Commitment is the action of committing oneself to a particular course of conduct. In management research the notion is widely used in the sense of organizational commitment, describing an individual’s psychological attachment to a group or an organization and desire to remain part of it. High organizational commitment is expected to raise productivity by raising individual and organizational performance.
A number of definitions of organizational commitment have been produced over time. In the historical development of the definition we find three main approaches. An early definition of commitment is based on Howard Becker’s notion of side-bet theory. According to this theory committed employees are committed because they have hidden investments, “side-bets,” they have made by remaining in an organization that would be lost by leaving the organization.
A second approach was advanced by Lyman W. Porter and his colleagues. Shifting the focus to the psychological attachment of the employee to the organization, commitment was defined as the relative strength of an individual’s identification with and involvement in a particular organization. Commitment is here characterized by three criteria: acceptance of organizational goals and values, a willingness to exert considerable effort on behalf of the organization, and a desire to maintain membership in the organization.
A third approach sees commitment as a multidimensional phenomenon, as suggested by John P. Meyer and Natalie J. Allan’s three-component model of commitment, distinguishing between affective, continuance, and normative commitment.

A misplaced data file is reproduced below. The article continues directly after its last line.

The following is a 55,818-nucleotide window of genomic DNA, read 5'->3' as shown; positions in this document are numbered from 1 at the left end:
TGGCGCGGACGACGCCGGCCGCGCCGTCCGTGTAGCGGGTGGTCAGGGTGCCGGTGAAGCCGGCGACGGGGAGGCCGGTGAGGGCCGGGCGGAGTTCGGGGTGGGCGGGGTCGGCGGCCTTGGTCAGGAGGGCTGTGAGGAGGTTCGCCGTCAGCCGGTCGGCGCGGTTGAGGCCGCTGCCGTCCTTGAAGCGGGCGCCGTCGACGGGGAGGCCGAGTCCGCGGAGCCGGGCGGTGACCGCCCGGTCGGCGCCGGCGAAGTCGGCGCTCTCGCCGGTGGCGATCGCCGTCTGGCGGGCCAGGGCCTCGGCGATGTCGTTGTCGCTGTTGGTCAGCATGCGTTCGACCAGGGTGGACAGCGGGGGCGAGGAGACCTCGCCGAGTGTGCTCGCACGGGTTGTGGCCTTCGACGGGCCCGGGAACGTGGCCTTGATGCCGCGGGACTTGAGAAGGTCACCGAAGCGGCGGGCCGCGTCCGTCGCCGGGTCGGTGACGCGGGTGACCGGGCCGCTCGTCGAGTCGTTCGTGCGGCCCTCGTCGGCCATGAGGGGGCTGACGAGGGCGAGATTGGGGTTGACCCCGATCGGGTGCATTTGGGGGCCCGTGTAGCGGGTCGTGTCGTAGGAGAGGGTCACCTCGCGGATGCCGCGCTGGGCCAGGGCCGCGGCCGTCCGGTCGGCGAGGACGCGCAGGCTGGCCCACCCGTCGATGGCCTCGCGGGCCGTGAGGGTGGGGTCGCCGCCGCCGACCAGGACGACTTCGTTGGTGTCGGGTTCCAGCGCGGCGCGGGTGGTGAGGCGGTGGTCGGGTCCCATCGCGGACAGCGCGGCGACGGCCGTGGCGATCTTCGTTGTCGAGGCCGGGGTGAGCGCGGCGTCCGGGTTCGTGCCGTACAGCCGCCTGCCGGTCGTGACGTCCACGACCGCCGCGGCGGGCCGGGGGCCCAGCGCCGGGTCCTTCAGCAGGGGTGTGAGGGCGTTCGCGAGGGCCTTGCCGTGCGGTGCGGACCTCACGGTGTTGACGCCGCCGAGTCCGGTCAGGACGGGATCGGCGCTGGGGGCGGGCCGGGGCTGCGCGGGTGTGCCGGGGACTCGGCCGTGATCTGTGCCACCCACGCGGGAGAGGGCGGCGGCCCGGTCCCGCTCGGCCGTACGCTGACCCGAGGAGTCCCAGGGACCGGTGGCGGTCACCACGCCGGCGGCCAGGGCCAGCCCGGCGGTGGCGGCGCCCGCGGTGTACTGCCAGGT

Affective commitment refers to the employee’s positive emotional attachment to, identification with, and involvement in the organization. Affective commitment is based on affective or emotional attachment to the organization so that the individual identifies with and enjoys membership of the organization. According to this approach, the desire of the employee to remain part of the organization is based on a feeling that he or she “wants to.”
Continuance commitment refers to the employee’s decision to remain part of the organization because of the perceived costs associated with leaving the organization. The continuance dimension was proposed as a better representation of Becker’s side-bet theory. Continuance commitment is based upon an evaluation of the economic costs, as well as the social costs, compared to the economic and social benefits of staying as a member of the organization. The employee decides to remain part of the organization because he or she “has to.”
Normative commitment refers to the employee’s commitment to an organization because of feelings of loyalty and an obligation to continued employment. The employee has a feeling of moral obligation to stay a member of the organization. These feelings may reflect an internalized norm that one should be loyal to your organization. The employee stays with the organization because he or she “ought to.” These three forms of commitment are viewed as components of attitudinal commitment; that is, employees may simultaneously be committed in the affective, continuance, and normative sense in varying degrees. The many different aspects of organizational commitment have been an important topic of research as well as what determines the degree of commitment. Research has indicated that the degree of commitment may depend on personal characteristics, job characteristics, and work experience.